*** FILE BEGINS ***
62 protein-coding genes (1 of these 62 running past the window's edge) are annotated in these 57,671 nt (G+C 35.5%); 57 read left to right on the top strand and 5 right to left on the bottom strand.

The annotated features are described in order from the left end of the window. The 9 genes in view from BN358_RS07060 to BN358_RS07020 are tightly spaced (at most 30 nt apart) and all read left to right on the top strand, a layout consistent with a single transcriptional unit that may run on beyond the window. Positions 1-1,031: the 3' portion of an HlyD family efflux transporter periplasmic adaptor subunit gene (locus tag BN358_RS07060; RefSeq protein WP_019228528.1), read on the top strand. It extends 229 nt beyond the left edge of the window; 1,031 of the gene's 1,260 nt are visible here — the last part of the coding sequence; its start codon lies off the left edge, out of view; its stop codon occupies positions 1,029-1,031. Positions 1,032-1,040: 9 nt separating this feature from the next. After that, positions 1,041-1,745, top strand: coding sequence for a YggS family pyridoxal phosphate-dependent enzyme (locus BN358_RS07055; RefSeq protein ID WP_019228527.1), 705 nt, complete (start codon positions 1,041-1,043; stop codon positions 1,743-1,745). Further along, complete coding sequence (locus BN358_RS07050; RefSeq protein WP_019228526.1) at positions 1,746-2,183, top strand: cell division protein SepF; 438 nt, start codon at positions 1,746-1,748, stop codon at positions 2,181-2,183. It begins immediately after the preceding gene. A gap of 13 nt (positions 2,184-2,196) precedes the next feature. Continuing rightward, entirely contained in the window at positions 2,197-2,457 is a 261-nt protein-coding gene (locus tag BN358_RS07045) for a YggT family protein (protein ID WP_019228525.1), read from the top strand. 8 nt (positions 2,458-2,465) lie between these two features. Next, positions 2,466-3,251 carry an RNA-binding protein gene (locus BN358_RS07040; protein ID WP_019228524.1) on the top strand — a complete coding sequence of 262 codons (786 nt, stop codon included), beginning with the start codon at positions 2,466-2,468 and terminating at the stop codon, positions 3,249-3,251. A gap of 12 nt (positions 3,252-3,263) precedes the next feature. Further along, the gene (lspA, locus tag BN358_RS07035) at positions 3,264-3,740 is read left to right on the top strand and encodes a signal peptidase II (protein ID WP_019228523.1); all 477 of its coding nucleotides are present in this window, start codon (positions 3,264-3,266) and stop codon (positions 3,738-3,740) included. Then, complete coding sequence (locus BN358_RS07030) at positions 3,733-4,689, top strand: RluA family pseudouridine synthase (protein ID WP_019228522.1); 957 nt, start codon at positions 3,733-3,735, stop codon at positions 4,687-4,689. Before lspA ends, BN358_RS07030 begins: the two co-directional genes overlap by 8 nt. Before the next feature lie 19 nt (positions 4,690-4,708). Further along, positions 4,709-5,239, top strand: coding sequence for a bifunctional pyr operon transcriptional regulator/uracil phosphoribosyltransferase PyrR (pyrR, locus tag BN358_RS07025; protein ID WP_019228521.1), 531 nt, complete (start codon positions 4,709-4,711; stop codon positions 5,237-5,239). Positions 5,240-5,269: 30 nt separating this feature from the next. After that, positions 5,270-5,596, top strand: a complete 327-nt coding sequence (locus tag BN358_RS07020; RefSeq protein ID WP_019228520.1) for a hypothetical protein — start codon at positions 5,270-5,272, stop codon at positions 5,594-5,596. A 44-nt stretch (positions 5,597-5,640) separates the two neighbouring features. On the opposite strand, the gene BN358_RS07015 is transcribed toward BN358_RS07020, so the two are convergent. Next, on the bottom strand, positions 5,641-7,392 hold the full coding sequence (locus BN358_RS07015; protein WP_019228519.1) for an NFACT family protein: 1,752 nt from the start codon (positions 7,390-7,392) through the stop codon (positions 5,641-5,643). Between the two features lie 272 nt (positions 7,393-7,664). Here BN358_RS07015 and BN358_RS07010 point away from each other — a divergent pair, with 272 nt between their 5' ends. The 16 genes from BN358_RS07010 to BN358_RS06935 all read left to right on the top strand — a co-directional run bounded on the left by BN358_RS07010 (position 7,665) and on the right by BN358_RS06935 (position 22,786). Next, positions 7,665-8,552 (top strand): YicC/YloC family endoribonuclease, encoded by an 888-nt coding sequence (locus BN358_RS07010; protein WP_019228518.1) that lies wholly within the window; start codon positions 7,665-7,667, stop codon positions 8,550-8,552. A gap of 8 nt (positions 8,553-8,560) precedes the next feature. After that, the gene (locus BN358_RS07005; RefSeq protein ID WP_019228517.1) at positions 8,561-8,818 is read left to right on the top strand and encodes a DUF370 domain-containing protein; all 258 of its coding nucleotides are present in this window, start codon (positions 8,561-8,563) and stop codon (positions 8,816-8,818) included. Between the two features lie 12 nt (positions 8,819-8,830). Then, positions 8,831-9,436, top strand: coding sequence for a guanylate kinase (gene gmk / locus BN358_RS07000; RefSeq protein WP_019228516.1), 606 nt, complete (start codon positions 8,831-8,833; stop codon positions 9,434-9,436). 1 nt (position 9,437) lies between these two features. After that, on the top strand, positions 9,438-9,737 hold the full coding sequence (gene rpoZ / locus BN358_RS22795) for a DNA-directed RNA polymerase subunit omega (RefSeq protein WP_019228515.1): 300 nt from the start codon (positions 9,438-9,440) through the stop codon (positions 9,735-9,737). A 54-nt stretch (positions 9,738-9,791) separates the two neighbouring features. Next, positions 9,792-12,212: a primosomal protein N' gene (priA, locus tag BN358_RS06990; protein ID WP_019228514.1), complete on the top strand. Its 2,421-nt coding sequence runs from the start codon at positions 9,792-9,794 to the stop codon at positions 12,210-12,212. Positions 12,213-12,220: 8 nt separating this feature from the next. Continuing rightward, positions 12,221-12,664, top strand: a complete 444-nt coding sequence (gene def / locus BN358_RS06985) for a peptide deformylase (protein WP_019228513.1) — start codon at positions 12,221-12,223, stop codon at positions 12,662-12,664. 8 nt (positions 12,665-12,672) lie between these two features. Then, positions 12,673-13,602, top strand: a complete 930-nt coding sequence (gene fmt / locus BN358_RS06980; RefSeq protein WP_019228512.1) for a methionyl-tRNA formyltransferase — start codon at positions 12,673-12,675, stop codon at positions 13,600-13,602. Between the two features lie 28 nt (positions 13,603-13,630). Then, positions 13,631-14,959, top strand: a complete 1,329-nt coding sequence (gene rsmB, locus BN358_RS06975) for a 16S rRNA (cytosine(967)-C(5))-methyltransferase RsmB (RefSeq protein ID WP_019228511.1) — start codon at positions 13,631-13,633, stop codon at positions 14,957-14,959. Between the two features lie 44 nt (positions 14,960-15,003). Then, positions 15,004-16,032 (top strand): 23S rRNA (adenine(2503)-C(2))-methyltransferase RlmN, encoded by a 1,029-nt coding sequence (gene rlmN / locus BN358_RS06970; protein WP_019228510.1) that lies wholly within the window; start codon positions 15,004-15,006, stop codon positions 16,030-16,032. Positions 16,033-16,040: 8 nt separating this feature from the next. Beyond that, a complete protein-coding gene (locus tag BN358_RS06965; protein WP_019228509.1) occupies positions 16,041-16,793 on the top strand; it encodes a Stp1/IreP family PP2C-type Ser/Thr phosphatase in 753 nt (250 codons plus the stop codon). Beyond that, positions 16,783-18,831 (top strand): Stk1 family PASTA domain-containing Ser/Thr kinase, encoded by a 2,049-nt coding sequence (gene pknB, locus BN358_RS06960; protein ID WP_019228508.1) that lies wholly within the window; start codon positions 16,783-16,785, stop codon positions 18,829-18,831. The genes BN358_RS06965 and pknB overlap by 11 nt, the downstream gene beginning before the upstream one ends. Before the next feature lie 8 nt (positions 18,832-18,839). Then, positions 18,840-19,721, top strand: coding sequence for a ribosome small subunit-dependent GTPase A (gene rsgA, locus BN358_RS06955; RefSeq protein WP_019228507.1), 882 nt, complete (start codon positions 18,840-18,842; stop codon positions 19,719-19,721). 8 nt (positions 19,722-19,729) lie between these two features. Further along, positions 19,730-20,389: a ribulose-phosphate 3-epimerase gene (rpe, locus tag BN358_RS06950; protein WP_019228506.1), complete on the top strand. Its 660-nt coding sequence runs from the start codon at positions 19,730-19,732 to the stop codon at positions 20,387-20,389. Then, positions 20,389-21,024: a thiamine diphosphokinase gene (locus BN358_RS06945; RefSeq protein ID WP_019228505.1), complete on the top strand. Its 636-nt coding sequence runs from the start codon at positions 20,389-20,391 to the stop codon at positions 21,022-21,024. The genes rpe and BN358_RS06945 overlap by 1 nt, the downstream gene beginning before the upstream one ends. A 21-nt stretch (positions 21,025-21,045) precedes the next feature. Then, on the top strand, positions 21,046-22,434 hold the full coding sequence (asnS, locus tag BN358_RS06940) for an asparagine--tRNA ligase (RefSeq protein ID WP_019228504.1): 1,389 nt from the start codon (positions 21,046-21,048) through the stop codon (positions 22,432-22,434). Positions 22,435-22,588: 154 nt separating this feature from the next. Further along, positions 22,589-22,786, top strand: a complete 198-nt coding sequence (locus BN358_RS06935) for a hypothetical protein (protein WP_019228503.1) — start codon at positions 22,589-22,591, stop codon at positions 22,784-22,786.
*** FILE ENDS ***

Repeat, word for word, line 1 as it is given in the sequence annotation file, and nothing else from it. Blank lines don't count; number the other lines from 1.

62 protein-coding genes (1 of these 62 running past the window's edge) are annotated in these 57,671 nt (G+C 35.5%); 57 read left to right on the top strand and 5 right to left on the bottom strand.